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Embracing operational excellence to emerge stronger

Alok Verma
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Alok Verma
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COVID-19 - one of the worst crisis that India and the world has faced in recent times. According to IMF, the world economy facing its worst recession since World War II resulted in GDP contraction by over 3.2% in 2020. India, however, fared worse with the economy contracting by 7.3% in FY21 although marginally better than earlier estimates on the back of a 1.6% GDP growth in Q4 FY21.
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In the April-June quarter of FY21, gross value added (GVA) for India declined by 22.8%, while for manufacturing by 39.3% and mining by 23.3%. Gross fixed capital formation (GFCF) contracted 52.9% and construction activities 50.3%. Unemployment rate stood at an alarming 23.9% in April’20 showing business shutting down and the ones running laying off employees in large numbers, especially hard-hit sectors such as Travel, Hospitality, Auto and Retail. During such crisis, there are companies that do not survive, some that take time to recover and a select few actually emerge stronger. However, this happens to be a less researched area on strategies that companies undertake to not only survive the recession while at the same time ready for growth once the conditions improve by focusing their efforts on becoming “fit for the future”.

Predicting a recovery has been more of an art with first wave, second wave impacting industries and companies globally. Predictions have ranged from V-shaped recovery to U-shaped or a K-shaped one. It is, however, key for companies to think about the strategies that will help them emerge stronger from the current crisis. Looking at past precedents on how the companies emerge out of a crisis will give us a perspective on the strategies that work in the light of such adversity. Nitin Nohria’s, 2010 HBR article, “Roaring from Recession”, articulates the strategies that work for companies and the inspiration that we can draw from the same. In fact, companies that rely mainly on cutting costs deeper and wider have the lowest probability of being able to take advantage of good times when they emerge.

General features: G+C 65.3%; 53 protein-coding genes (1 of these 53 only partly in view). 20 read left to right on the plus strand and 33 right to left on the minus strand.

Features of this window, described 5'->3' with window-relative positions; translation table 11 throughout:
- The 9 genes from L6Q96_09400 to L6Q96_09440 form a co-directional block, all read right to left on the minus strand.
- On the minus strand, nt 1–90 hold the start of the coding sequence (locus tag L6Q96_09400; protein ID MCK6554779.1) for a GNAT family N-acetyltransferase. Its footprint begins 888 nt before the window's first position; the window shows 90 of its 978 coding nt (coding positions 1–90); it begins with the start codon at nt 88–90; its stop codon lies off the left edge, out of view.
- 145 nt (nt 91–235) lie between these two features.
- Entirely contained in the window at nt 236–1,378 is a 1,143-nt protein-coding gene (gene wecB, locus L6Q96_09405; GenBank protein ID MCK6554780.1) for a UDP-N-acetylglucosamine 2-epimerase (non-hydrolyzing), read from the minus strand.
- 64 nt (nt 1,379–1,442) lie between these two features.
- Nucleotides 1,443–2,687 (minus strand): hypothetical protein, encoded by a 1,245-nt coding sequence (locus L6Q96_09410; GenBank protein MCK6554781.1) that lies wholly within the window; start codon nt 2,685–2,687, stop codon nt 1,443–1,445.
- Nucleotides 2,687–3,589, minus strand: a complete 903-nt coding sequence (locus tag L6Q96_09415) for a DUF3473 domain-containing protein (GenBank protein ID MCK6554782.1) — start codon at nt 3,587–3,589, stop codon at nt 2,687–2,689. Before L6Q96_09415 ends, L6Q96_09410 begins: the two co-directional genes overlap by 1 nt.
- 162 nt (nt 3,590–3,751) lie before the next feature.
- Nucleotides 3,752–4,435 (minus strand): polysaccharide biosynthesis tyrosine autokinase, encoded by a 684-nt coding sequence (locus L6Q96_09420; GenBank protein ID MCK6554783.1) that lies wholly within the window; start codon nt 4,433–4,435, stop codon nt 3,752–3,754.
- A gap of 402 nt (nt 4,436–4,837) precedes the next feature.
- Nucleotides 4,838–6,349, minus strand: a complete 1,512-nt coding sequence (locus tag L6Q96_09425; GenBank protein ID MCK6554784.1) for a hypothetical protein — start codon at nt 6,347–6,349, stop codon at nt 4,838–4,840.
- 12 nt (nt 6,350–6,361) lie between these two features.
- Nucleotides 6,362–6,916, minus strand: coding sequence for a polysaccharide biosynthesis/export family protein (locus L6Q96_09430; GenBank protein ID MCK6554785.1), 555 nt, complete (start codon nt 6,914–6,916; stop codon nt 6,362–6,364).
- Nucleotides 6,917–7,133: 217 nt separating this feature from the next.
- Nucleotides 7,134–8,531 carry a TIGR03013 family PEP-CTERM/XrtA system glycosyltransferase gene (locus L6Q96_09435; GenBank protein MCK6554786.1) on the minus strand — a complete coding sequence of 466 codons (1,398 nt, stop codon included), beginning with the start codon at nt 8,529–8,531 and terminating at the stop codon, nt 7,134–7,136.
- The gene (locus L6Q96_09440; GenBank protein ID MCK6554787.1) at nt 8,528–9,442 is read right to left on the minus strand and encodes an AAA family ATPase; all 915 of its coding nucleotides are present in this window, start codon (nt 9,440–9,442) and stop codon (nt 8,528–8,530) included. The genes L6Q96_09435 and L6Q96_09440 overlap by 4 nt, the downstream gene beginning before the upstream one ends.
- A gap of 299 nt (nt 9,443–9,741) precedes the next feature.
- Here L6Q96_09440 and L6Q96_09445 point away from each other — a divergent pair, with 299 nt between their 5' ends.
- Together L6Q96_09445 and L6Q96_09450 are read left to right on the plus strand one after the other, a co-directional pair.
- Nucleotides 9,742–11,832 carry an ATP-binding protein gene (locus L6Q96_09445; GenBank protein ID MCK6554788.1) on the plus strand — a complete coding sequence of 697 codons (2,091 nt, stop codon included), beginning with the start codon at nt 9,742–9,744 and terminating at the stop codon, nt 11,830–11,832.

In business, desperate times call for progressive measures

COVID-19 is neither the first crisis the world has seen nor is it going to be the last. There are major learnings for business from previous crisis, such as the 2008 financial crisis or the 2000 Dotcom bubble, which businesses could and would have used during these times. There are several strategies that companies have used to tide over crisis in the past, but some have been more successful than others. Based on a study by HBR on strategy selection and financial performance in a crisis, companies generally take one of the following three positions in a crisis:

  1. Position 1: Prevention-focused – More concerned about minimising downside risks and make defensive moves such as reducing operating costs, eliminating discretionary expenditure and reducing headcount.